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Crystallisation of the Electoral Power of the Barelvi School of Thought in Pakistan

By Syed Talat Hussain

August 6, 2018

The divisive and badly controversial polls 2018 have thrown up a plethora of political trends that will shape the national landscape for decades ahead. Among them the more striking one includes the crystallisation of the electoral power of the Barelvi school of thought in the shape of the remarkable performance of the Tehreek-e-Labbaik Pakistan (previously known as the Tehreek-e-Labbaik Ya Rasul Allah).

The party has won just two provincial assembly seats. However, the truly exceptional aspect of this party (formally registered as TLP by the Election Commission and allowed to contest with the party symbol of a crane) has been its candidates and their vigorous modern campaigns that included all modern platforms that any party anywhere in the world in this day and age uses for wider reach.

In the National Assembly contest, the TLP fielded no less than 182 candidates out of 270 constituencies. On provincial assembly seats across Pakistan, it had 388 ticket holders. This feat alone is worthy of analysis. This is the first time in Pakistan’s electoral history that an outfit formed only two and a half years ago purely for raising religious issues centring on one of the cardinal principles of the Islamic faith – the finality of the last Prophet Muhammad (pbuh) – has shown this type of human resource at its command, representing a vast lay of a complex political land. No other party has deployed such a resource before.

All traditional religo-political parties like the Jamaat-e-Islami, the Jamiat Ulema-e-Islam and the Jamiat Ulema-e- Pakistan – despite their central role in national politics, in some cases dating back to the pre-Partition days – have yet to exhibit this prowess. Even when these parties formed alliances and banded together like the present Mutahidda Majlis-e-Amal or even the lacklustre Pakistan Islamic Front in the 1993 elections, they remained confined to selected constituencies and strongholds and never attempted to make a mark across the country. By fielding such a large number of candidates, the TLP has scored an important first.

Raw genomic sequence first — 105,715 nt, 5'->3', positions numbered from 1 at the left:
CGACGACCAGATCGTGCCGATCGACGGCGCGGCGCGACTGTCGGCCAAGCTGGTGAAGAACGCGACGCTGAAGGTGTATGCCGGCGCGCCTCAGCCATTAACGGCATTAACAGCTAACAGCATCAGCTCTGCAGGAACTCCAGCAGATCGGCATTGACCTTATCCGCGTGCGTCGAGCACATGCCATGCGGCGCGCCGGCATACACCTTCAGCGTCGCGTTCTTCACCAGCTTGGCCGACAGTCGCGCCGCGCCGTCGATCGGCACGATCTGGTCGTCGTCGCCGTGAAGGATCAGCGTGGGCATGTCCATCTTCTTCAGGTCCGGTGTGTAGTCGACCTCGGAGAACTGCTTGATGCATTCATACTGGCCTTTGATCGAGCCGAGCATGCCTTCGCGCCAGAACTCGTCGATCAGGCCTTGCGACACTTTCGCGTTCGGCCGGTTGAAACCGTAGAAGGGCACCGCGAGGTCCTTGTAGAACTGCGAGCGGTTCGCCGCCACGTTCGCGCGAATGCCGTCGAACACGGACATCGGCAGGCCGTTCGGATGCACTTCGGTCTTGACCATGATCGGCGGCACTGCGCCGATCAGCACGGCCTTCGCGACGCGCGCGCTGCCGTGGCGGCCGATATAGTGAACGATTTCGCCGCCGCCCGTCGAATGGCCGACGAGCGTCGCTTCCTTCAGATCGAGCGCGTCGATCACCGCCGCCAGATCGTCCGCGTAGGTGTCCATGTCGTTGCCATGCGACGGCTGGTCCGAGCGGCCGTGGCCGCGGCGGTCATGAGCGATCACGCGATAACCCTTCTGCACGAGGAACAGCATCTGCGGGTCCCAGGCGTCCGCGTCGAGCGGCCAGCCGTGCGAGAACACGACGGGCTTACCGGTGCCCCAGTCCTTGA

More to the point, much of this campaign has been heavily funded and ran parallel to – if not ahead of – every other contestant in the given areas. From opening campaign offices to holding small corner meetings to designing messages, there was nothing that others did which was not matched by the TLP. This is exceptional because all campaigns are outcomes of expenditure. For a party whose head Khadim Hussain Rizvi has no known source of income, and which relies on candidates who while well-off in some cases are not from the loaded class of the elite of Pakistan, the spending spree by the TLP in this election raises interesting points.

One explanation is the ‘funding for noble cause factor.’ Relying on the Barelvi network of mosques and backed by the largest following in the country for this doctrinal orientation, the party has been able to raise money in the name of defending the finality of the Prophethood (pbuh) without any problem. From the seths in Karachi to the tea-seller in Quetta, everyone chipped in. Hands went into pockets with ease and came up with endless contributions that fed TLP campaigns. In fact, the mosque network became the largest campaign runner for the TLP. It not only raised money but also demolished the credentials of opponents whom it described as borderline cases of being ‘wajibul qatl’ (deserving of death) for representing those who had allegedly fiddled with the public oath to elected office, seemingly to the benefit of Ahmadis.

Many opposing contestants were marked from the pulpit as those who had weak faith in the finality of the Prophet (pbuh), and who were friends of Ahmadis and thus deserved to be discarded. Many ticket holders who left the PML-N or gave up their tickets have personally told me that they had to do it because, among other pressures, the push to distance themselves from the N-League came essentially from the local mosque. “They would send groups after every prayer to my house and tell me that I would rot in hell for carrying the ticket of a party that tried to change the law in favour of the Ahmadis,”said one. He was petrified. He first stopped campaigning and then finally let go of the ticket. Eventually, he opted for the ‘jeep’ as an election symbol.